When I lived in England there was a popular show on the BBC called Who do You Think You Are? In the show, celebrities searched for their family history, traveling wherever a clue takes them in order to discover his or her past. There is also an American version and it’s just as compelling as the British one.
I have long been fascinated by my family history, and when I was in the 8th grade I made a science project about family trees. I remember sitting on the floor at my grandma’s house listening as my Great Aunt Mary and Great Aunt Elaine told me a little bit about the Medved side, which is on my father’s branch. The Medveds were immigrants from Austro-Hungarian Empire and came through Ellis Island. Even though I was only 12, these people, whom I’d never met, fascinated me. Did I look like them? Did we share some of the same habits? Was there anyone in the past who loved to write and ride horses like I did?
Being a historical novelist, I’m even more fascinated by my past, and my Aunt Shirley (the one I dedicated my novel to) is the family registrar on my mom’s side. She and my mother traced our family line all the way back to England in the 1400s.
One of my many times grandfathers was responsible for bringing British emigrants to Virginia in order to settle it. The more people he arranged passage for, the more land the Crown granted him. Most of his land is now a state park. Another grandfather, Bennett Crafton, fought in the Revolutionary War as a major. Normally this piece of info would be interesting, but nothing I would spend a lot of time pondering. Until I found a letter of his, archived in the Colonial and State Records of North Carolina. Photos of my ancestors always amaze me, but I suppose because I’m a writer, letters and journal entries thrill me more.
Here is what he wrote:
Major Bennett Crafton to Brig. General Sumner
Camp Durham Halls, Febry. 6th 1782
By Col. Sewell’s Express I must beg Leave to inform you of my having One Lewis Gant a man who has been Detected in Aiding & Assisting one of the State Legion to Desert. He has been Condemned to serve during the War by a Board of Justices. I should be glad you will let me know what I am to do with him.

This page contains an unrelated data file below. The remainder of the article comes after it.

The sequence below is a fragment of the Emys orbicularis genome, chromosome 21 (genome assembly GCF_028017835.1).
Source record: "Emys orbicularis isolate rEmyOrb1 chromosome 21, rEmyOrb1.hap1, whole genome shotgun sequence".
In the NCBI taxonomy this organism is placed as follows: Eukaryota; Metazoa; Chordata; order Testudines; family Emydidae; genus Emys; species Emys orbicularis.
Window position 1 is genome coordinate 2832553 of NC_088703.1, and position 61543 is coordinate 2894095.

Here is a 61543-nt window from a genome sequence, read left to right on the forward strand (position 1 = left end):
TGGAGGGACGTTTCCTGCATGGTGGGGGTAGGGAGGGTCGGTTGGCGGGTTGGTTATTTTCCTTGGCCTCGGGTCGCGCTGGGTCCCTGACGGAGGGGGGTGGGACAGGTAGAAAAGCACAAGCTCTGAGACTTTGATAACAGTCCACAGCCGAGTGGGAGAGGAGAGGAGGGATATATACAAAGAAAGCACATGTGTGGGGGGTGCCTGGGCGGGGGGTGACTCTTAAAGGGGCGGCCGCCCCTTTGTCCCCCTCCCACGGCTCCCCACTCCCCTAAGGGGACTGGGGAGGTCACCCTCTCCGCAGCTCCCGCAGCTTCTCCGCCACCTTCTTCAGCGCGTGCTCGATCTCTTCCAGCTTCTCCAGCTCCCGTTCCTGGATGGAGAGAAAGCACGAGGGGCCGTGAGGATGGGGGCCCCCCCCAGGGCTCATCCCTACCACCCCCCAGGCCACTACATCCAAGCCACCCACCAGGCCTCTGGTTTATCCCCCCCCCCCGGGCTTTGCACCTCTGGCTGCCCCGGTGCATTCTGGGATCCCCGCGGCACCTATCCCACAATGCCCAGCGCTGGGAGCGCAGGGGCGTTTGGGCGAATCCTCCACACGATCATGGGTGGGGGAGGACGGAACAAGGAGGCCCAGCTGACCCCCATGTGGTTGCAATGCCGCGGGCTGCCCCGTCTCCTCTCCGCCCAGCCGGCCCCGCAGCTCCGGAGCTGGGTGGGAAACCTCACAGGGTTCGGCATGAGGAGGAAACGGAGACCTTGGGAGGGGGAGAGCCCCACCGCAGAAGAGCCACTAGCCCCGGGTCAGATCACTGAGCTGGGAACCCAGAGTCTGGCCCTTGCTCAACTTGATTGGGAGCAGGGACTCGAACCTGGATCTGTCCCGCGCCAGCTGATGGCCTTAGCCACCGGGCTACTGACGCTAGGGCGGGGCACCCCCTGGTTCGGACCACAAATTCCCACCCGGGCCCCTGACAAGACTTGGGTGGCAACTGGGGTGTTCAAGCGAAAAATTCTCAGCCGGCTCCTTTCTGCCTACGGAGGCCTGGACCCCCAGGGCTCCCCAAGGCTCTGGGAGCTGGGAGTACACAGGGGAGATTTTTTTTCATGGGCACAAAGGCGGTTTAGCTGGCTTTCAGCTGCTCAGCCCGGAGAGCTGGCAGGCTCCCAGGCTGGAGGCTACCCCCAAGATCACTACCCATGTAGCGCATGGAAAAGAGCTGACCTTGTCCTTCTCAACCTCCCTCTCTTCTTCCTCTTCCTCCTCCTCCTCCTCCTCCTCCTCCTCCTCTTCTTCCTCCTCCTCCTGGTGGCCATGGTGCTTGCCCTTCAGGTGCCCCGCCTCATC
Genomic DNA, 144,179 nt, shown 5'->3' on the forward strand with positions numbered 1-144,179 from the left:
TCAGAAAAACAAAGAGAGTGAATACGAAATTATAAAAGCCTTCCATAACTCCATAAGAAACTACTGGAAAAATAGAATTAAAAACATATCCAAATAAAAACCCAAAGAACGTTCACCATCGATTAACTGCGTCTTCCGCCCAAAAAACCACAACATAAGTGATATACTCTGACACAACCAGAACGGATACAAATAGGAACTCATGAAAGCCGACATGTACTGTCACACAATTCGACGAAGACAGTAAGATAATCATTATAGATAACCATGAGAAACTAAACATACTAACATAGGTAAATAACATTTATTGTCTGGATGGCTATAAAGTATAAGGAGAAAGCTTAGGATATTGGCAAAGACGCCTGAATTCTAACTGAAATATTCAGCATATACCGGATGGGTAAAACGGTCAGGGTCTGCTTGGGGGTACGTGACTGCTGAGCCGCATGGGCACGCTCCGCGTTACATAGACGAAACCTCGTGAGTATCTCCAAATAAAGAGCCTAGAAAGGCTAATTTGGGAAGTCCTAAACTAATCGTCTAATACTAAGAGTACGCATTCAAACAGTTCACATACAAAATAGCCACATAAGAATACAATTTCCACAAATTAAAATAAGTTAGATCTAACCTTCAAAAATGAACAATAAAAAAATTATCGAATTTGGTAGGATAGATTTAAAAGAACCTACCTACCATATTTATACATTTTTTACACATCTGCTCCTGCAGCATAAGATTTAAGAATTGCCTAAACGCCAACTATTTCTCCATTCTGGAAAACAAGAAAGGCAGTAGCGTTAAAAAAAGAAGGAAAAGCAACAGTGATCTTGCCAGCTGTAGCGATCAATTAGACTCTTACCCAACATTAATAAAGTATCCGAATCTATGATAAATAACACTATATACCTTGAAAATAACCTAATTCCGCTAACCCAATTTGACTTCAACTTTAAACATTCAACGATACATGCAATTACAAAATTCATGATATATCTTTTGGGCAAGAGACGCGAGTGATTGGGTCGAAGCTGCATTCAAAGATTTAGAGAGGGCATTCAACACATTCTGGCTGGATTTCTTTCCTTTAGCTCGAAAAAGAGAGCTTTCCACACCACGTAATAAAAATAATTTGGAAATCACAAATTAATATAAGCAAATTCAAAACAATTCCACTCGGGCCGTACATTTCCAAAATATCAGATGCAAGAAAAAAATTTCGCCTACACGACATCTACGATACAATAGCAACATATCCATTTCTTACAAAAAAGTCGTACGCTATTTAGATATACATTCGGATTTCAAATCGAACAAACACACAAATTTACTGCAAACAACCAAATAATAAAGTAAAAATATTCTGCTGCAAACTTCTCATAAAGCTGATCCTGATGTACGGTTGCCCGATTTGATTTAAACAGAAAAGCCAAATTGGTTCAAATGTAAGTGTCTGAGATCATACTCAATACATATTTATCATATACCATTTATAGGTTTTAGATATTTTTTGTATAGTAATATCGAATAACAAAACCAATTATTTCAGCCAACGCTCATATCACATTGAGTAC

I am Sir with Respt.,
Yr. very Hble. Servt.,
A few weeks later my grandpa was writing again. This time you can really hear the irritation that flowed from his quill.
To Gov. Burke, From Maj. Bennett Crafton; Camp at Dr. Hall’s, February 28th, 1782
On my return to Camp last evening, I found the Camp out of provision. I this morning sent to the Commissioner of Franklin County who was ordered by His Excellency Gov. Martin to furnish me with all necessaries for the men and horses until ordered from this station. He has refused to furnish me with any thing further. I am at a loss what to do on this occasion and would be glad if you would send me some orders and let me know in what manner I am to be supplied with provisions, &c, as I have not one ounce of any kind on hand.
There are, since I was down with you, ten men who have joined the Regiment from New Berne District. When I was at Halifax I did not receive the several articles that I much need that I did not mention in the memorandum I gave you, viz; drums and Colors and Fifes, pots and fifty men.
I think I love this letter the best. No sign off, just his name, dammit. I can understand the need for pots (I’m assuming we’re talking cooking here and not chamber). What I really love is the anger over the missing drums, Colors and Fifes. I mean, grandpa, get a grip. Can’t you live without a few fifes and a drum or two? And a Color (or flag) is probably just for show or tradition. It’s nothing to get upset about. But usually, as with most things, it’s the small things on top of the bigger things that tip the boat over. And so it is, that in this last letter, I found the link between my ancestor and me. Like my many times great grandfather, I’m not easily irritated and I have a long fuse, but when something like a missing fife shows up on a bad day, I’m apt to act like Grandpa Crafton. I first name the culprit (Gov. Martin has refused) jump to sarcasm (I have not one ounce of any kind on hand), and then move on to blatant disregard for niceties (Bennett Crafton).
What about you? Is there something in your family history that you’ve found and can relate to? I’d love to hear it.